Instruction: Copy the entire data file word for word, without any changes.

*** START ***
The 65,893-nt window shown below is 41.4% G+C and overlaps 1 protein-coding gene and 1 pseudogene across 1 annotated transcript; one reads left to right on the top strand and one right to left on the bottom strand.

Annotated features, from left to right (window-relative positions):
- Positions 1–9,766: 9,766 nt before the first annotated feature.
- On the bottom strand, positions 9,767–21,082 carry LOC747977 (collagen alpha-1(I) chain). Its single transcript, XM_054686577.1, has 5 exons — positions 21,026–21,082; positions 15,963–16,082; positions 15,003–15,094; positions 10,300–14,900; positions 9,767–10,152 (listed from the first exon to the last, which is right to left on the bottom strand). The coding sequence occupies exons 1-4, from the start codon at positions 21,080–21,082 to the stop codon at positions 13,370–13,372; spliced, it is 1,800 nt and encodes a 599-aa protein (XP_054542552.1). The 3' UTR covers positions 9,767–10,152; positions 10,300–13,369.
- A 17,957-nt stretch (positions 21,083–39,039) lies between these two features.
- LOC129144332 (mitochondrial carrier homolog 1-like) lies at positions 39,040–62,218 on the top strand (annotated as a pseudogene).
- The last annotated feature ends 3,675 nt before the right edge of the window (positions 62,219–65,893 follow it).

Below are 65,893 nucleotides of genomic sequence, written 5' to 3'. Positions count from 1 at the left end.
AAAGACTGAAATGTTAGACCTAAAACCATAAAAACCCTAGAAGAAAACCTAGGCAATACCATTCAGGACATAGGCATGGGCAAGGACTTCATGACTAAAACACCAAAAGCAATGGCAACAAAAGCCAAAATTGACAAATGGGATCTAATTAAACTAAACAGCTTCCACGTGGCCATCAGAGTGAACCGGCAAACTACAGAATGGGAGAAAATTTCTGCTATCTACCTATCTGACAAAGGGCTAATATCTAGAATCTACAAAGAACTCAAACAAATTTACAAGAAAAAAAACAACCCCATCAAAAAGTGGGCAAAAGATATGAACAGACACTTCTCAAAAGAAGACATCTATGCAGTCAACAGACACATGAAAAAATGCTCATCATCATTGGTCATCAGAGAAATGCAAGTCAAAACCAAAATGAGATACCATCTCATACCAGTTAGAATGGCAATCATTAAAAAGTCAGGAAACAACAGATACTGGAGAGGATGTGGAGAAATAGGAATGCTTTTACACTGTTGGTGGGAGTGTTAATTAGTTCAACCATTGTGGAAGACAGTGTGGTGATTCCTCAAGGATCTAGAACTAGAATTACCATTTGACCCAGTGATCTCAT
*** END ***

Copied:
The 65,893-nt window shown below is 41.4% G+C and overlaps 1 protein-coding gene and 1 pseudogene across 1 annotated transcript; one reads left to right on the top strand and one right to left on the bottom strand.

Annotated features, from left to right (window-relative positions):
- Positions 1–9,766: 9,766 nt before the first annotated feature.
- On the bottom strand, positions 9,767–21,082 carry LOC747977 (collagen alpha-1(I) chain). Its single transcript, XM_054686577.1, has 5 exons — positions 21,026–21,082; positions 15,963–16,082; positions 15,003–15,094; positions 10,300–14,900; positions 9,767–10,152 (listed from the first exon to the last, which is right to left on the bottom strand). The coding sequence occupies exons 1-4, from the start codon at positions 21,080–21,082 to the stop codon at positions 13,370–13,372; spliced, it is 1,800 nt and encodes a 599-aa protein (XP_054542552.1). The 3' UTR covers positions 9,767–10,152; positions 10,300–13,369.
- A 17,957-nt stretch (positions 21,083–39,039) lies between these two features.
- LOC129144332 (mitochondrial carrier homolog 1-like) lies at positions 39,040–62,218 on the top strand (annotated as a pseudogene).
- The last annotated feature ends 3,675 nt before the right edge of the window (positions 62,219–65,893 follow it).

Below are 65,893 nucleotides of genomic sequence, written 5' to 3'. Positions count from 1 at the left end.
AAAGACTGAAATGTTAGACCTAAAACCATAAAAACCCTAGAAGAAAACCTAGGCAATACCATTCAGGACATAGGCATGGGCAAGGACTTCATGACTAAAACACCAAAAGCAATGGCAACAAAAGCCAAAATTGACAAATGGGATCTAATTAAACTAAACAGCTTCCACGTGGCCATCAGAGTGAACCGGCAAACTACAGAATGGGAGAAAATTTCTGCTATCTACCTATCTGACAAAGGGCTAATATCTAGAATCTACAAAGAACTCAAACAAATTTACAAGAAAAAAAACAACCCCATCAAAAAGTGGGCAAAAGATATGAACAGACACTTCTCAAAAGAAGACATCTATGCAGTCAACAGACACATGAAAAAATGCTCATCATCATTGGTCATCAGAGAAATGCAAGTCAAAACCAAAATGAGATACCATCTCATACCAGTTAGAATGGCAATCATTAAAAAGTCAGGAAACAACAGATACTGGAGAGGATGTGGAGAAATAGGAATGCTTTTACACTGTTGGTGGGAGTGTTAATTAGTTCAACCATTGTGGAAGACAGTGTGGTGATTCCTCAAGGATCTAGAACTAGAATTACCATTTGACCCAGTGATCTCAT